Cool Alchemist :)
I cant sleep so I thought Id post a note about my Sunday afternoon just gone - at the risk of sounding like a Nescafe Ad, what the hell...
I have an elderly Jordanian couple living next door to me - theyre very friendly and they absolutely adore our kids. *However, through the two years I have been living next door, weve had a few short, friendly chats, but these have been relatively superficial, probably due in part to their broken English and my complete lack of Arabic *:)
Last Sunday afternoon however, we reached a turning point in our neighbourly relations...
While I was roasting my second (of three) batches in my garage, my neighbours popped over, driven partly by the lure of the smell but mostly, and by their own admission, through their curiosity *:) *After intense inspection, they gave a thorough endorsement of my "Corretto" set-up and were amazed at the variety and quantity of my grean beans in my collection (even if only a fledgling collection of ~25 kgs).
I then sat listening in awe as they both started reminiscing back to their youth, particularly of their daily chores of having to roast coffee in an open fire drum-roaster (being the youngest in their families they had both been begrudgingly assigned this task!) *Throughout the third and final batch, and using incomplete sentences and a lot of hand gesturing, we were able to compare notes on preferred roast depths, favourite beans and of course, prepration techniques. *I was amused at their expectation (stereo-typing?) that, due to my Italian background, I would be taking the final batch *well after the SC. *I shattered their presumptions and received a proclamation of "Beeewdiful" as I pulled and cooled my Kenyan AA just as the first snaps of SC bacame audible (Ha! *;D)
Then came the best part...
After blending and bagging the beans (and of course, offering a bag to my neighbours), they asked my family over for some of their coffee... prepared their way. *Thick, black and gritty. *Turkish-style with sugar and a pinch of ground cardamom thrown in for good measure during the brewing process. *After bracing myself for the first sip, I was amazed at the flavour - the cardamom added an almost fresh-cedar-like flavour to the coffee - it was like nothing I had ever tried before and out of a combination of politeness, curiosity and a genuine like of the flavour, I couldnt resist their offer of another cup.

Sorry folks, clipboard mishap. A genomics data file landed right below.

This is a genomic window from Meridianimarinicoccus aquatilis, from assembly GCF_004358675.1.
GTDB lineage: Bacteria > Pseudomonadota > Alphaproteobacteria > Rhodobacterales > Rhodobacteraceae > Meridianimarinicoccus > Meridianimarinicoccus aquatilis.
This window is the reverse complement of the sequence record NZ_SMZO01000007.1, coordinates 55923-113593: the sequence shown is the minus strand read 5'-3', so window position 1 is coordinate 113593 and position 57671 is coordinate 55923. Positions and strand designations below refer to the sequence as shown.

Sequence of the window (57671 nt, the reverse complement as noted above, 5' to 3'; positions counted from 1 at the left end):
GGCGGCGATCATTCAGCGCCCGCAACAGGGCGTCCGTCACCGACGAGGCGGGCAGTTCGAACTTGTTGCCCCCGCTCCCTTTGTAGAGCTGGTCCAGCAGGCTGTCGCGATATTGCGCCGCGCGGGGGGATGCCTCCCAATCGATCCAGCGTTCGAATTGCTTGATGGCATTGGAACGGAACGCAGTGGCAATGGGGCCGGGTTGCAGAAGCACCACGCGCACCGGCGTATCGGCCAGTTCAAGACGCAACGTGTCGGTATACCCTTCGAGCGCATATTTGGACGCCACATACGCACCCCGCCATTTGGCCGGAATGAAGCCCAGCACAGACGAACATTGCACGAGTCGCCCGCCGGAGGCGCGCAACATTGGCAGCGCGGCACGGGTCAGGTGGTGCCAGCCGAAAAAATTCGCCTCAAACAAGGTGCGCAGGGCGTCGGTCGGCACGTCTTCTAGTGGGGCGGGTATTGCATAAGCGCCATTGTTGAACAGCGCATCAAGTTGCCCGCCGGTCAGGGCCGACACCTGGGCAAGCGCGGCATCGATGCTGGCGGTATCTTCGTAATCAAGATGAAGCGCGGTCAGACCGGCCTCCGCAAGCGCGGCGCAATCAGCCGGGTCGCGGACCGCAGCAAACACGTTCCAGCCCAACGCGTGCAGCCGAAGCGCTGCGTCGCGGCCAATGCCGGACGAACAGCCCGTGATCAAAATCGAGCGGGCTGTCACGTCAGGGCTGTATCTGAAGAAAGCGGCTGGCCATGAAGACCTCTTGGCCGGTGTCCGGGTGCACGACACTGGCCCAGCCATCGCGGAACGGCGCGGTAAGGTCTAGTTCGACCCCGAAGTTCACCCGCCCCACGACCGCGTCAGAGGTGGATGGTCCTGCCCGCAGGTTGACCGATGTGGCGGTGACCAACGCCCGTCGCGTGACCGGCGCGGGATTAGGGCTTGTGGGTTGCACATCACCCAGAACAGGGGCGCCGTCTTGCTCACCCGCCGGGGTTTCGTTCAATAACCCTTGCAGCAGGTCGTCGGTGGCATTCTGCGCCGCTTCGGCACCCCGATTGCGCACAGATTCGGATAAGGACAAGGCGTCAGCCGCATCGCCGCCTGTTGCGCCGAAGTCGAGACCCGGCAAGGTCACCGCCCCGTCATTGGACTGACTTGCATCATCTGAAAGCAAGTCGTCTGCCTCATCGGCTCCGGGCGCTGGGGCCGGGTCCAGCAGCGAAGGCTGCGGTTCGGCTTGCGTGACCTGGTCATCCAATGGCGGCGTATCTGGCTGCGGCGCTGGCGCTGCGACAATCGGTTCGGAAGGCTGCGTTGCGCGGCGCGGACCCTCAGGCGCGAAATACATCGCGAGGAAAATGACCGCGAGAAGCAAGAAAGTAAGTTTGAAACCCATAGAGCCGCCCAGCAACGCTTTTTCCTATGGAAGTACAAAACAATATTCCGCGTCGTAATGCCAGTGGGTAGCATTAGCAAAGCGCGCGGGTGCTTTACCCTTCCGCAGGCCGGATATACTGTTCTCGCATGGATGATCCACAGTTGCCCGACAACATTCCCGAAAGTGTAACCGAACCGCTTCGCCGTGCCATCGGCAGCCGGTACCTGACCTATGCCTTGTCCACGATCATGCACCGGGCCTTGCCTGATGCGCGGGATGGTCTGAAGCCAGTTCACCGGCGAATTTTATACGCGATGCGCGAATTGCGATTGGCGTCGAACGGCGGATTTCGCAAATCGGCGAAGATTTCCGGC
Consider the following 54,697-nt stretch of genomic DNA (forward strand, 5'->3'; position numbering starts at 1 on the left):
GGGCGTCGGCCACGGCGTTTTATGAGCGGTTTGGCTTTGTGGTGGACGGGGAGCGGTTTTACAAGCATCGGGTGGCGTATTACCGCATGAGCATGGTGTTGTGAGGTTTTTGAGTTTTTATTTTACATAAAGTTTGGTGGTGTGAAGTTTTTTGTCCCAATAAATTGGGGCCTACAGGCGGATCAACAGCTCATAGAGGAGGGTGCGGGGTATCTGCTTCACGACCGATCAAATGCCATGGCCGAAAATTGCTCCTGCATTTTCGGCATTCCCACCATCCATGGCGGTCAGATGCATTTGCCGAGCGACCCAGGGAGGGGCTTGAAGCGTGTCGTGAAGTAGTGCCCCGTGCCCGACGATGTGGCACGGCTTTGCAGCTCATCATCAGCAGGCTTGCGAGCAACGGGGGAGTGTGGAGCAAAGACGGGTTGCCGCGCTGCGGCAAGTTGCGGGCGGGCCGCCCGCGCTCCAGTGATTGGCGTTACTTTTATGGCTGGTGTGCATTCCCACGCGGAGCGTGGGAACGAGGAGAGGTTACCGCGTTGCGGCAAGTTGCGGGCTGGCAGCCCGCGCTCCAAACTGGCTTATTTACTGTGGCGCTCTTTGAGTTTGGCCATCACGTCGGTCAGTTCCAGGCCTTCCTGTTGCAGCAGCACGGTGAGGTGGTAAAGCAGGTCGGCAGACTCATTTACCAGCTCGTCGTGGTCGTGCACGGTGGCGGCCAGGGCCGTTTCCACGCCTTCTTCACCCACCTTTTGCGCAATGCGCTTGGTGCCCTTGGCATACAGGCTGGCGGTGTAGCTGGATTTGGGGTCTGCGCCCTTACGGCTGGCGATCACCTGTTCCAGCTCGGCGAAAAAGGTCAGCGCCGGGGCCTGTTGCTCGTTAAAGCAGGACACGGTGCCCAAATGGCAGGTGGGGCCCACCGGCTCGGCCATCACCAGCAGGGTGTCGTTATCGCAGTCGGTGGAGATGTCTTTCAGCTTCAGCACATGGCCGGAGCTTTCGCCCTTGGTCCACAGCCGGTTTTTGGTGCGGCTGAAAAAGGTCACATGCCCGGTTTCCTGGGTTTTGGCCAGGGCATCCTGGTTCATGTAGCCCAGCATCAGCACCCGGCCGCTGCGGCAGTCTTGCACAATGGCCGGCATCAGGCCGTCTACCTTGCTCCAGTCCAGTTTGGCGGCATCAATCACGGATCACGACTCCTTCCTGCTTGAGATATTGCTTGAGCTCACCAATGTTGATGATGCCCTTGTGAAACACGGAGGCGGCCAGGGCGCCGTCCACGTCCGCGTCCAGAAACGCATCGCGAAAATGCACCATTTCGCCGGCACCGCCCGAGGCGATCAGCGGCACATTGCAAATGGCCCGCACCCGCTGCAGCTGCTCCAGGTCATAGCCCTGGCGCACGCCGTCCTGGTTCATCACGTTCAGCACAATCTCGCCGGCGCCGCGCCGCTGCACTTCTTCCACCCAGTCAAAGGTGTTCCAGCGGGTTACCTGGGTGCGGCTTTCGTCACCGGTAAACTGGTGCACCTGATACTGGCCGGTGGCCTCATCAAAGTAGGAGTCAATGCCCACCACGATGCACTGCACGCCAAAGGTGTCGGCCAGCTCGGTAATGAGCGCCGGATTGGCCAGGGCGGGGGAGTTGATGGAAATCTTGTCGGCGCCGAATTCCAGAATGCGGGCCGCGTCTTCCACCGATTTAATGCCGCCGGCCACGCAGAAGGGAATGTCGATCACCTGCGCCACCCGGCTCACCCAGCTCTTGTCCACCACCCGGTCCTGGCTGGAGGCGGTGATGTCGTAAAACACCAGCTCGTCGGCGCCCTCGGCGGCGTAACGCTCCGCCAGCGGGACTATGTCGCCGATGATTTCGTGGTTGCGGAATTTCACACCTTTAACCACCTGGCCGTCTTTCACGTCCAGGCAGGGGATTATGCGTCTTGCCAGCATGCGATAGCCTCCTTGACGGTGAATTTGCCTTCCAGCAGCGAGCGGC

All up, we sat outside for several hours and as the sun started to set and the temperature started to fall, I realised that the afternoon had turned into something incredibly special - a virtual celebration of the humble coffee bean and it preparation techniques.
Just awesome *:)
Cool Alchemist :)
I can see it now, Andy calls Alchemist.... you know that post you wrote, well were doing a TV ad for CS Brown.....interested?
good story pretty cool when things like that happen
Sounds like a cool experience. I first had black Turkish coffee like that a few years ago, with a Syrian friend who introduced me to it. We would drink it at work and on his porch. It is so different to the taste of milk based espresso. It took be a bit to get used, to it dark, gritty, sweet texture and taste. But I love it when I do drink get around to making it and drinking it:)
My experience with Turkisk coffee was when I ran chemistry labs at my last job. We had two cleaners, one Croatian and the other Albanian. One of them often made me a turkish coffee using the bunsen burner and a small saucepan. Its so smoooth and luscious tasting.
When Jill and I go on our trips to Wombeyan Caves caving we take an Ibrik along and some Bushels Turkish coffee. With the trangia stove its very easy to make some nice coffee while camping and share it around after a hard day of cave surveying.
Great story, its amazing how a common interest can link people together. I lived in my suburb for 30 years without getting to know many people apart from direct neighbours. Then after much hounding (ha ha) by my daughter we bought a Cavalier/Maltese cross puppy, of course dad got the walking duties and soon I started meeting people I had seen around the neighbourhood with their dogs, now every Sat and Sun morning we all gather down the park and the dogs play and we chat, coffee and dogs are both great social assets!!!
A nice story alch -- thanks for sharing :)
That a really cool story, and I think so good to remind us all of the social nature of the bean. Its so easy to get obsessed with temperature and pressure profiles, dose amounts, grind fineness, machines, grinders ... the geeky element of all this, and forget how bonding coffee can be.
Really cool story.